How one becomes a contestant on ‘The Bachelor’ or ‘The Bachelorette’
Bachelor Nation’s probably seen the casting notices that flash on their screens during commercial breaks on The Bachelor or The Bachelorette. According to an E! News source, “Only a couple women get picked from actual casting calls. It’s a very small percent. Most of the women are either cast from videos they send in or referrals or they find their own way on.”
From there, the casting process takes months. Annaliese Puccini from Arie Luyendyk Jr’s season of The Bachelor described casting as “a bit overwhelming.”
“Every time they’d call me for the next round, I was surprised,” she told E! News. “I got a call from them and then months later, I went to Los Angeles for casting and there were so many people that I met, a photo shoot and interviews. It was so exciting but definitely a bit overwhelming. The whole thing felt like a ‘pinch me’ moment.”
Contestants only learn they’ve made it on the show a couple of weeks before they start filming.
“The producers don’t actually confirm that you’re on the show until about two weeks before you have to pack your stuff up and travel to LA,” the source told the publication.
When contestants learn who the bachelor or the bachelorette is
So when do contestants learn who they’re going to be competing for?
For Jed Wyatt (Hannah Brown’s season winner and ex-fiancé), he didn’t learn Brown was going to be the bachelorette until just before filming.
“I didn’t know it was gonna be Hannah until two days before,” he said on LAnded Late Night.
It almost seems impossible to come on the show with the intention of getting engaged when contestants don’t even know who they’ll be (hopefully) falling in love with when they agreed to join the cast.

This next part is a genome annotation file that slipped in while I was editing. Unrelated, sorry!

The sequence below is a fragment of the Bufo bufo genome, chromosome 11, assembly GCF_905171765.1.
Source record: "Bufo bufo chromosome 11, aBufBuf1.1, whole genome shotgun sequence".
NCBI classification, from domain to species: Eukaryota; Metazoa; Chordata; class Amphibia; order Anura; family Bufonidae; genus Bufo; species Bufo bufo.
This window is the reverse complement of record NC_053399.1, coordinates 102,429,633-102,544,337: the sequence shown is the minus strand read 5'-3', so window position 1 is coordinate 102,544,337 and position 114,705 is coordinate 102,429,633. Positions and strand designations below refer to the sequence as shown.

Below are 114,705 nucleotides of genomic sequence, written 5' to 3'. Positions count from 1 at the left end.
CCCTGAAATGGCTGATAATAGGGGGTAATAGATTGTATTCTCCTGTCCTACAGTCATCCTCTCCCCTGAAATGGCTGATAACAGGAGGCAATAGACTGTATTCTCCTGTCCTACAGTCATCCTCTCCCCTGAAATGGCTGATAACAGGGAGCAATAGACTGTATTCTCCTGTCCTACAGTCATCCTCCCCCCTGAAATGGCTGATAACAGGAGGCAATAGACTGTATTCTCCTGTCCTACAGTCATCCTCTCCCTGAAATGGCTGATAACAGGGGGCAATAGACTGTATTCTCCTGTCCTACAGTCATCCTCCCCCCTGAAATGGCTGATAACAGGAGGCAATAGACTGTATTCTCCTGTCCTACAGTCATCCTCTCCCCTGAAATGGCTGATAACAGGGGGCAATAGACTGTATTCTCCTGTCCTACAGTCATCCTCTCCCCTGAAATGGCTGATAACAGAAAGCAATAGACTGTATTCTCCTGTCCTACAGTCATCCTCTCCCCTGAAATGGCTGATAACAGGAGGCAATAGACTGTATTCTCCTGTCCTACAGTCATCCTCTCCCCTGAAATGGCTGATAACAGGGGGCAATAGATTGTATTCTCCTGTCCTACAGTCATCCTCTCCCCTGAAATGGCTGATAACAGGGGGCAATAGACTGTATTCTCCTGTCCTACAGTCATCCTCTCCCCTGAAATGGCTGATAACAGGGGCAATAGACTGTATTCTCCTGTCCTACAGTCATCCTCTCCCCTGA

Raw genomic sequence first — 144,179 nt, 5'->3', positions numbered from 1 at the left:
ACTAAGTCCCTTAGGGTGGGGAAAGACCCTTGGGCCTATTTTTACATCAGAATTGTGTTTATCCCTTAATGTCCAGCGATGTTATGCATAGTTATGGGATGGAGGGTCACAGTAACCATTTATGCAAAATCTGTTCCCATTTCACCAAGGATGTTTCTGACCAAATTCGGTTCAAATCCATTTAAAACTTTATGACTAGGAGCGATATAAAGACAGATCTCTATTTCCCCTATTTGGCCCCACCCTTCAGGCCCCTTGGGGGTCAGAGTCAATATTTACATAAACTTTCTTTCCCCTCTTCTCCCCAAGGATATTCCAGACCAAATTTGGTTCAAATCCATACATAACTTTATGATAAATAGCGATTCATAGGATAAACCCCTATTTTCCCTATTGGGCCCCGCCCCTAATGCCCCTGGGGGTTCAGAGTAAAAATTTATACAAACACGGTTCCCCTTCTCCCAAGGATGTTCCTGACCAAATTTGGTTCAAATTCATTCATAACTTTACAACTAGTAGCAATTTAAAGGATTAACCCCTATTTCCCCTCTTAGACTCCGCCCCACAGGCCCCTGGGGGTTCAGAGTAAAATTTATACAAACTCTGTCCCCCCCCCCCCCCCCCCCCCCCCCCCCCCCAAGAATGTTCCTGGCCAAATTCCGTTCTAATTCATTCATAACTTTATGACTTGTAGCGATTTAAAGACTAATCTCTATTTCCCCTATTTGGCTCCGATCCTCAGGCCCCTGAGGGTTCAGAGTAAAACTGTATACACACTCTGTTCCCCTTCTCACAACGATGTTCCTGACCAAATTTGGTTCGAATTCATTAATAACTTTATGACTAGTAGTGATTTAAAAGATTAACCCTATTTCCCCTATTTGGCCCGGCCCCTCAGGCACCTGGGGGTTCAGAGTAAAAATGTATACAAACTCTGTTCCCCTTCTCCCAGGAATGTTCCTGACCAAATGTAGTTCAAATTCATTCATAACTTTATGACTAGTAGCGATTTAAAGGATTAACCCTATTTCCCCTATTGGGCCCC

What if you’re there “for the right reasons,” but there’s just no sparks between you and the lead?
Many contestants quit their jobs to come on the show. If they learn the lead’s someone they don’t mesh with do they just head home?
Bachelor season 20 contestant Olivia Caridi gave up her job but said, “I did not give up my career. I am confident that I will get another job in broadcast news to continue my career in the television news industry.”
JJ Lane, a contestant on season 11 of The Bachelorette, told MarketWatch that he had trouble getting another job after being on the show.
“I didn’t understand the magnitude of the show and how hard it is to get a real job right after,” Lane said. “Everyone knows who you are and employers see it as a distraction.” He added that former contestants may find a supplemental salary from appearances and product promotion.
“It’s not a way to make a living,” he said. “It is more of a supplemental way to get something out of being on the show.”
Thankfully, even if contestants don’t hit it off with the lead right away, chances are, living in a house with 20 other people who are going after the same man/woman is bound to rub off on them.